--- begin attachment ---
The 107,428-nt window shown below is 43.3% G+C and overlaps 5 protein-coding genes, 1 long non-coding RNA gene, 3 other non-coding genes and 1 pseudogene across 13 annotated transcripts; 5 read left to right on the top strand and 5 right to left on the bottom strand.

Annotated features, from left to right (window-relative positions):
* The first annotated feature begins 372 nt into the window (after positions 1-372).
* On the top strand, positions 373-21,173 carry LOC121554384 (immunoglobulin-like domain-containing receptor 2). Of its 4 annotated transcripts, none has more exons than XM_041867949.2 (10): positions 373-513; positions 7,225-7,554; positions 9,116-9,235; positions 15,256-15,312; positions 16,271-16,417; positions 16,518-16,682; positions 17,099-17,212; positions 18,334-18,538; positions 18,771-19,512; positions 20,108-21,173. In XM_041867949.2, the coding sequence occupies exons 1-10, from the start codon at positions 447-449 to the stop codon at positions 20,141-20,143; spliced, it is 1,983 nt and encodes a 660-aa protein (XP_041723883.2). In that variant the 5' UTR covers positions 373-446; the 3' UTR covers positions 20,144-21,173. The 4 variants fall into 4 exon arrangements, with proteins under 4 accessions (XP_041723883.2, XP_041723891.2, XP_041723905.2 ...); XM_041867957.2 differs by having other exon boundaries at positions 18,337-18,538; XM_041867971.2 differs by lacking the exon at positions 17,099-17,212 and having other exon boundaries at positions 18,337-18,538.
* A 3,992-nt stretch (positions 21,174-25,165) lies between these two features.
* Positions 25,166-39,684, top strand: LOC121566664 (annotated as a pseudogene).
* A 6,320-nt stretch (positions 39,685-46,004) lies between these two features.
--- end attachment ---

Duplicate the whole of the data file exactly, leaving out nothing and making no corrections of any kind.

The 107,428-nt window shown below is 43.3% G+C and overlaps 5 protein-coding genes, 1 long non-coding RNA gene, 3 other non-coding genes and 1 pseudogene across 13 annotated transcripts; 5 read left to right on the top strand and 5 right to left on the bottom strand.

Annotated features, from left to right (window-relative positions):
* The first annotated feature begins 372 nt into the window (after positions 1-372).
* On the top strand, positions 373-21,173 carry LOC121554384 (immunoglobulin-like domain-containing receptor 2). Of its 4 annotated transcripts, none has more exons than XM_041867949.2 (10): positions 373-513; positions 7,225-7,554; positions 9,116-9,235; positions 15,256-15,312; positions 16,271-16,417; positions 16,518-16,682; positions 17,099-17,212; positions 18,334-18,538; positions 18,771-19,512; positions 20,108-21,173. In XM_041867949.2, the coding sequence occupies exons 1-10, from the start codon at positions 447-449 to the stop codon at positions 20,141-20,143; spliced, it is 1,983 nt and encodes a 660-aa protein (XP_041723883.2). In that variant the 5' UTR covers positions 373-446; the 3' UTR covers positions 20,144-21,173. The 4 variants fall into 4 exon arrangements, with proteins under 4 accessions (XP_041723883.2, XP_041723891.2, XP_041723905.2 ...); XM_041867957.2 differs by having other exon boundaries at positions 18,337-18,538; XM_041867971.2 differs by lacking the exon at positions 17,099-17,212 and having other exon boundaries at positions 18,337-18,538.
* A 3,992-nt stretch (positions 21,174-25,165) lies between these two features.
* Positions 25,166-39,684, top strand: LOC121566664 (annotated as a pseudogene).
* A 6,320-nt stretch (positions 39,685-46,004) lies between these two features.